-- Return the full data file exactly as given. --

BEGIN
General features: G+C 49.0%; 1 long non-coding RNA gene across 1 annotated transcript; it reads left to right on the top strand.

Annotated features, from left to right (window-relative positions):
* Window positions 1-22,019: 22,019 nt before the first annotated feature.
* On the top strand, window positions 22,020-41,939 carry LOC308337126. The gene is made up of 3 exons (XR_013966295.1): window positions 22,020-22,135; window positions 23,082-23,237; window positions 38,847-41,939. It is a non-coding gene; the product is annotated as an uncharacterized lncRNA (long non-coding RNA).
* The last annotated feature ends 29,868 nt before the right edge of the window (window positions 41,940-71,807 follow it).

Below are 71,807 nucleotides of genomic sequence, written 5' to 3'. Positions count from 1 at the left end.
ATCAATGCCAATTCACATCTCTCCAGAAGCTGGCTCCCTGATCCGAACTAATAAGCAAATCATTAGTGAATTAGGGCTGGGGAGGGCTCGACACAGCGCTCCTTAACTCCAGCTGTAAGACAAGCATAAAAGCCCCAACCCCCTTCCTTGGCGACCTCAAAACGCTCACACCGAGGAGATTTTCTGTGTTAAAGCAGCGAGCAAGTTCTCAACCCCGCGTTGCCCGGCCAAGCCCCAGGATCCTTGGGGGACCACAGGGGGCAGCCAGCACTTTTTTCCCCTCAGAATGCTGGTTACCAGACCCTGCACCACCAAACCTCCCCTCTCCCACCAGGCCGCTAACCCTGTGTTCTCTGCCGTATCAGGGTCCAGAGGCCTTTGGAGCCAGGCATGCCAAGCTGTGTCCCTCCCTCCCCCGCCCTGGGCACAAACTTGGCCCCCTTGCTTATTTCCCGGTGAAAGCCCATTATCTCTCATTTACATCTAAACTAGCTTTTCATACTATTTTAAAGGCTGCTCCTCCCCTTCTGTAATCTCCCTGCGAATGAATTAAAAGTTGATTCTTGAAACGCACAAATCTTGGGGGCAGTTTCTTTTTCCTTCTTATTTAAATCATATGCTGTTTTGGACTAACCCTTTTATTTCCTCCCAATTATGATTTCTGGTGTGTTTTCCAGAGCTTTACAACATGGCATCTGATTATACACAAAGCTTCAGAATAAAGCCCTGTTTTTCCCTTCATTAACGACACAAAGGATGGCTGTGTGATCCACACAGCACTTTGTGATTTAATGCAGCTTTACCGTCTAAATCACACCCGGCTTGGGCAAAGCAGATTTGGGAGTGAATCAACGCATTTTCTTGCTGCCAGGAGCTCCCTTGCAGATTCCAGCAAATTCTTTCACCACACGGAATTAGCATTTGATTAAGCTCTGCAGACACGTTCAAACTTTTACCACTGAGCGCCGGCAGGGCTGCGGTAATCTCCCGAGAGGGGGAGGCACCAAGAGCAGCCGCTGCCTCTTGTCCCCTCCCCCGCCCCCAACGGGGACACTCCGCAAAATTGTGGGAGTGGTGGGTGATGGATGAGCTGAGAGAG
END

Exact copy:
General features: G+C 49.0%; 1 long non-coding RNA gene across 1 annotated transcript; it reads left to right on the top strand.

Annotated features, from left to right (window-relative positions):
* Window positions 1-22,019: 22,019 nt before the first annotated feature.
* On the top strand, window positions 22,020-41,939 carry LOC308337126. The gene is made up of 3 exons (XR_013966295.1): window positions 22,020-22,135; window positions 23,082-23,237; window positions 38,847-41,939. It is a non-coding gene; the product is annotated as an uncharacterized lncRNA (long non-coding RNA).
* The last annotated feature ends 29,868 nt before the right edge of the window (window positions 41,940-71,807 follow it).

Below are 71,807 nucleotides of genomic sequence, written 5' to 3'. Positions count from 1 at the left end.
ATCAATGCCAATTCACATCTCTCCAGAAGCTGGCTCCCTGATCCGAACTAATAAGCAAATCATTAGTGAATTAGGGCTGGGGAGGGCTCGACACAGCGCTCCTTAACTCCAGCTGTAAGACAAGCATAAAAGCCCCAACCCCCTTCCTTGGCGACCTCAAAACGCTCACACCGAGGAGATTTTCTGTGTTAAAGCAGCGAGCAAGTTCTCAACCCCGCGTTGCCCGGCCAAGCCCCAGGATCCTTGGGGGACCACAGGGGGCAGCCAGCACTTTTTTCCCCTCAGAATGCTGGTTACCAGACCCTGCACCACCAAACCTCCCCTCTCCCACCAGGCCGCTAACCCTGTGTTCTCTGCCGTATCAGGGTCCAGAGGCCTTTGGAGCCAGGCATGCCAAGCTGTGTCCCTCCCTCCCCCGCCCTGGGCACAAACTTGGCCCCCTTGCTTATTTCCCGGTGAAAGCCCATTATCTCTCATTTACATCTAAACTAGCTTTTCATACTATTTTAAAGGCTGCTCCTCCCCTTCTGTAATCTCCCTGCGAATGAATTAAAAGTTGATTCTTGAAACGCACAAATCTTGGGGGCAGTTTCTTTTTCCTTCTTATTTAAATCATATGCTGTTTTGGACTAACCCTTTTATTTCCTCCCAATTATGATTTCTGGTGTGTTTTCCAGAGCTTTACAACATGGCATCTGATTATACACAAAGCTTCAGAATAAAGCCCTGTTTTTCCCTTCATTAACGACACAAAGGATGGCTGTGTGATCCACACAGCACTTTGTGATTTAATGCAGCTTTACCGTCTAAATCACACCCGGCTTGGGCAAAGCAGATTTGGGAGTGAATCAACGCATTTTCTTGCTGCCAGGAGCTCCCTTGCAGATTCCAGCAAATTCTTTCACCACACGGAATTAGCATTTGATTAAGCTCTGCAGACACGTTCAAACTTTTACCACTGAGCGCCGGCAGGGCTGCGGTAATCTCCCGAGAGGGGGAGGCACCAAGAGCAGCCGCTGCCTCTTGTCCCCTCCCCCGCCCCCAACGGGGACACTCCGCAAAATTGTGGGAGTGGTGGGTGATGGATGAGCTGAGAGAG